Tourism officials and insiders have voiced concerns over the safety of adventure tours following the tragic death of three British tourists at a waterfall in the Central Highlands resort town of Da Lat last week.
The three vacationers died on Friday afternoon when they were trekking at Datanla Waterfall, an emerging destination for adventure game buffs in Da Lat, the capital city of Lam Dong Province.
The trio were on a package organized by Da Lat Passion Travel - Service Limited Company, and guided by a Vietnamese tour guide.
Le Viet Luc, director of Dalat Tourist Co., which manages the Datanla waterfall attraction, earlier said the deceased tourists had not bought tickets for trekking, and therefore did not have the proper safety equipment for trekking activities.
Shortly after the tragedy, the provincial Department of Culture, Sports and Tourism convened an urgent meeting with around 15 local adventure tour operators and relevant agencies on Saturday morning.
Speaking at the meeting, department director Nguyen Thi Nguyen admitted the accident was an extremely serious mishap detrimental to the local tourist industry.
She revealed that though most adventure game providers throughout the province had obtained permits, competent agencies have failed to inspect their service quality, including premises, staff, and the origin of specialized gear.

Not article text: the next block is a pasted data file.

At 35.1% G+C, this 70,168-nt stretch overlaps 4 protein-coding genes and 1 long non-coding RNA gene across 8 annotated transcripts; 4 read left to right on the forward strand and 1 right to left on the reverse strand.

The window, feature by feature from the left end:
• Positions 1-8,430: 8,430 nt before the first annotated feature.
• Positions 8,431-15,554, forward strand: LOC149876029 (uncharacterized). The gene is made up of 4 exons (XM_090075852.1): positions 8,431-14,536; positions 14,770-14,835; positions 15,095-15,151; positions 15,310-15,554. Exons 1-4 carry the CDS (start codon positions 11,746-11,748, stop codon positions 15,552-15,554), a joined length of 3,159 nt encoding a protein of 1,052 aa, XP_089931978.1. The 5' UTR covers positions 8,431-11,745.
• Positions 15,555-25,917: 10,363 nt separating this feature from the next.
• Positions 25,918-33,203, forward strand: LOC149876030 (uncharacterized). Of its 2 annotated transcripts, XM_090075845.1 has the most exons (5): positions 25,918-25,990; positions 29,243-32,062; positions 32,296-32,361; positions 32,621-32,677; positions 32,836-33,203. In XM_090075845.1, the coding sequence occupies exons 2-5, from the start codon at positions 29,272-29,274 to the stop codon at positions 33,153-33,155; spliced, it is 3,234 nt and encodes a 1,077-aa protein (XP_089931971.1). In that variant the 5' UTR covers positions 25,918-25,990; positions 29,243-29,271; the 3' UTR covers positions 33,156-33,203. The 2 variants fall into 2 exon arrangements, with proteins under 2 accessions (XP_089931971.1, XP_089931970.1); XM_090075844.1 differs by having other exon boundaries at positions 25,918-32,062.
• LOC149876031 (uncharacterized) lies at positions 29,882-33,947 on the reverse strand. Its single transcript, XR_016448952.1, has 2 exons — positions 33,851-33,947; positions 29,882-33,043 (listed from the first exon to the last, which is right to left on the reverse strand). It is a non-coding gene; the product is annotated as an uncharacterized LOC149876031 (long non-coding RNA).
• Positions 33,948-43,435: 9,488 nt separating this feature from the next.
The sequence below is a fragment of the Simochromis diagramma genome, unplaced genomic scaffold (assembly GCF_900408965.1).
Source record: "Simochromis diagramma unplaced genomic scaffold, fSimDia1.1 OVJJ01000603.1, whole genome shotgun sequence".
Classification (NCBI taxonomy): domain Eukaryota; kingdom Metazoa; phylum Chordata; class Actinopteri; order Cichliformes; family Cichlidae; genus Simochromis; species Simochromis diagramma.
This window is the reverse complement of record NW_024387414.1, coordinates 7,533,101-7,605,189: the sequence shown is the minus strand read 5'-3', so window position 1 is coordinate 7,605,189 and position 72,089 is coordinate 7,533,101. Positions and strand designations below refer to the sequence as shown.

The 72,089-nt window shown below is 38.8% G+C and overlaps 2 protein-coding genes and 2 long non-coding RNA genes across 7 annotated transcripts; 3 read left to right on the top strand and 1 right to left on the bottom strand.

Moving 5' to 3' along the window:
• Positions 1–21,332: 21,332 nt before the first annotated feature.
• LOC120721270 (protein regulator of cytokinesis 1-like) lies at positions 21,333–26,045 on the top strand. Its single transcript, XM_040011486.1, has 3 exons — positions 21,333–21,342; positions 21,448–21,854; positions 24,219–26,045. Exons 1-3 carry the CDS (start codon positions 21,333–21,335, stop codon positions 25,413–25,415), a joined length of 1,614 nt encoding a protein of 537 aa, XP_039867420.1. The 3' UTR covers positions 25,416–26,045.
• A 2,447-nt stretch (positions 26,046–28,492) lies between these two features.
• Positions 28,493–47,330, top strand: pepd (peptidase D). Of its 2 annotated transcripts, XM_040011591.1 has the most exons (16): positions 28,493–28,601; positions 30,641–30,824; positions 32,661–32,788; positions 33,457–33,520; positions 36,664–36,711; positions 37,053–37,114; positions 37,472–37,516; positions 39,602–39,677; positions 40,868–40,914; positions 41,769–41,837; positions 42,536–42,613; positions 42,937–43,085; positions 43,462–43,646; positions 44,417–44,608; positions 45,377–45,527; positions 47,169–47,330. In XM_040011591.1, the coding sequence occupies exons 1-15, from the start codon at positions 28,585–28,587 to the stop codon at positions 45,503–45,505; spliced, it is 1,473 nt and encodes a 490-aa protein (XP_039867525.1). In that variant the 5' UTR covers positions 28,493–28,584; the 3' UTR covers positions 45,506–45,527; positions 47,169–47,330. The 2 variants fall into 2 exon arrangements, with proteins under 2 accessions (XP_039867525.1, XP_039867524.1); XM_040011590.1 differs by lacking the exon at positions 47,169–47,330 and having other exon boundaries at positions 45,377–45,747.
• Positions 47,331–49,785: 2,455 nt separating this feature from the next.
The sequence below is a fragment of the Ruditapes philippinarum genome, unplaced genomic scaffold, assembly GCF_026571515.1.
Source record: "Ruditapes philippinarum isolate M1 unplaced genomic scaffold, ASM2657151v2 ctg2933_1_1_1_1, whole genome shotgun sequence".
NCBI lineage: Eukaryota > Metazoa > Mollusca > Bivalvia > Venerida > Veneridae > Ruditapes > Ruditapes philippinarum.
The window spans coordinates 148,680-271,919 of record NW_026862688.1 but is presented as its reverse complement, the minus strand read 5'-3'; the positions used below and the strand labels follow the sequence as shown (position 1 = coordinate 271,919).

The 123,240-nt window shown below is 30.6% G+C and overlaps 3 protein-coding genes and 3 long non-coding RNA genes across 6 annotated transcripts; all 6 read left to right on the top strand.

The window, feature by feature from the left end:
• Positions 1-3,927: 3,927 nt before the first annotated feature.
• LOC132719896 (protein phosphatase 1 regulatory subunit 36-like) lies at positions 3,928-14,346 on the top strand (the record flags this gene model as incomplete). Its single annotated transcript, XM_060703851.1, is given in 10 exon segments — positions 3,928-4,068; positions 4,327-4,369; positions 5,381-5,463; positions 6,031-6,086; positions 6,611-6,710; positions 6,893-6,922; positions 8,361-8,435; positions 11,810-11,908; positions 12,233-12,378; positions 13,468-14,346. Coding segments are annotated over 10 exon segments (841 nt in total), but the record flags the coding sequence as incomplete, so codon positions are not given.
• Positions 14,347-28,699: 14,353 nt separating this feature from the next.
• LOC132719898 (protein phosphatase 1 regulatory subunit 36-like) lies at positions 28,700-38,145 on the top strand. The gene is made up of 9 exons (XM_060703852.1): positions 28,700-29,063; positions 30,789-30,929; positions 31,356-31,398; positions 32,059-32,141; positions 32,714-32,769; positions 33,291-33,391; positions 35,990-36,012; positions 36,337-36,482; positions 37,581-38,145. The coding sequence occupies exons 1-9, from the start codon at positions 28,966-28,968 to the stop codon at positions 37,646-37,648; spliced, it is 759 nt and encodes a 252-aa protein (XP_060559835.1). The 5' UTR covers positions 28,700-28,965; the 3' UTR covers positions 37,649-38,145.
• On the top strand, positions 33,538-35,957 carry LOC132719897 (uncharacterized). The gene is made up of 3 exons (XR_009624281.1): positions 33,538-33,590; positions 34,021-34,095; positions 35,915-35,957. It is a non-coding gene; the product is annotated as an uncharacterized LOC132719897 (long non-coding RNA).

As per regulations, these companies are only required to register with the provincial Department of Planning and Investment before the Vietnam National Administration of Tourism considers their applications for international travel service provision licenses.
Inside Tu Lan Cave System, a popular adventure destination located approximately 70 kilometers from the UNESCO-recognized Phong Nha-Ke Bang National Park, home to Son Doong Grotto – the world’s largest – in the north-central province of Quang Binh. Photo: Ryan Deboodt
“The provincial Department of Culture, Sports and Tourism only have internal-use inspection certificates verifying operators’ eligibility in organizing adventure tours. However, these are not the main permits,” Nguyen noted.
Mai Viet Dang, the department’s chief inspector, said that operators were requested to come to the department at least five times and were warned about safety regulations and the perils of adventure tourism in early 2015.
It is not uncommon for travel firms to take their customers to Datanla Waterfall and other adventure game venues without buying tickets, he acknowledged.
Some tour organizers offering journeys at considerably lower prices than others tend to dodge the entrance ticket fees to offset the cheap prices, a local tour operator revealed.
According to a number of tour operators present at the Saturday meeting, adventure tours are rich in growth potential, but have developed indiscriminately over the past ten years.
They added that such services have boomed in the last two years, but have spiraled out of control regarding service quality and an unhealthy rivalry has formed among providers.
Vo Duc Trung, director of Viet Adventure JSC, who has 10 years of experience in operating this form of tour, said he is shocked by the lack of professionalism displayed by a number of his contenders.